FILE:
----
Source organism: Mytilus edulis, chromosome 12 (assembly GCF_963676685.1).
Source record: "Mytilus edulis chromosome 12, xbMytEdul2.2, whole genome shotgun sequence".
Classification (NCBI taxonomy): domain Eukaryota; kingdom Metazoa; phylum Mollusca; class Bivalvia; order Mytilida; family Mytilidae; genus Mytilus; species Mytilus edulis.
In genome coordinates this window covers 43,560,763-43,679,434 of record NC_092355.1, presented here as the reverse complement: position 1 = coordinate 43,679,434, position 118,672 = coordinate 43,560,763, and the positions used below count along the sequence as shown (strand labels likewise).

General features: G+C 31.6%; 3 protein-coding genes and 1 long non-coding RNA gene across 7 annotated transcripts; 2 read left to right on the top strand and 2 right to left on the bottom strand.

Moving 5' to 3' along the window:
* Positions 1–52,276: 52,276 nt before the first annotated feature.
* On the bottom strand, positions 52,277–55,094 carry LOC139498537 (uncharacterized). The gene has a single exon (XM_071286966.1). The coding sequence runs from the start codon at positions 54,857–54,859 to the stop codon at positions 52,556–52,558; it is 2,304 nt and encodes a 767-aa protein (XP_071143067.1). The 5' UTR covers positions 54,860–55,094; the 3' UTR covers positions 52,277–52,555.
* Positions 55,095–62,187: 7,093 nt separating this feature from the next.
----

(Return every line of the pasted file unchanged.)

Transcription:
Source organism: Mytilus edulis, chromosome 12 (assembly GCF_963676685.1).
Source record: "Mytilus edulis chromosome 12, xbMytEdul2.2, whole genome shotgun sequence".
Classification (NCBI taxonomy): domain Eukaryota; kingdom Metazoa; phylum Mollusca; class Bivalvia; order Mytilida; family Mytilidae; genus Mytilus; species Mytilus edulis.
In genome coordinates this window covers 43,560,763-43,679,434 of record NC_092355.1, presented here as the reverse complement: position 1 = coordinate 43,679,434, position 118,672 = coordinate 43,560,763, and the positions used below count along the sequence as shown (strand labels likewise).

General features: G+C 31.6%; 3 protein-coding genes and 1 long non-coding RNA gene across 7 annotated transcripts; 2 read left to right on the top strand and 2 right to left on the bottom strand.

Moving 5' to 3' along the window:
* Positions 1–52,276: 52,276 nt before the first annotated feature.
* On the bottom strand, positions 52,277–55,094 carry LOC139498537 (uncharacterized). The gene has a single exon (XM_071286966.1). The coding sequence runs from the start codon at positions 54,857–54,859 to the stop codon at positions 52,556–52,558; it is 2,304 nt and encodes a 767-aa protein (XP_071143067.1). The 5' UTR covers positions 54,860–55,094; the 3' UTR covers positions 52,277–52,555.
* Positions 55,095–62,187: 7,093 nt separating this feature from the next.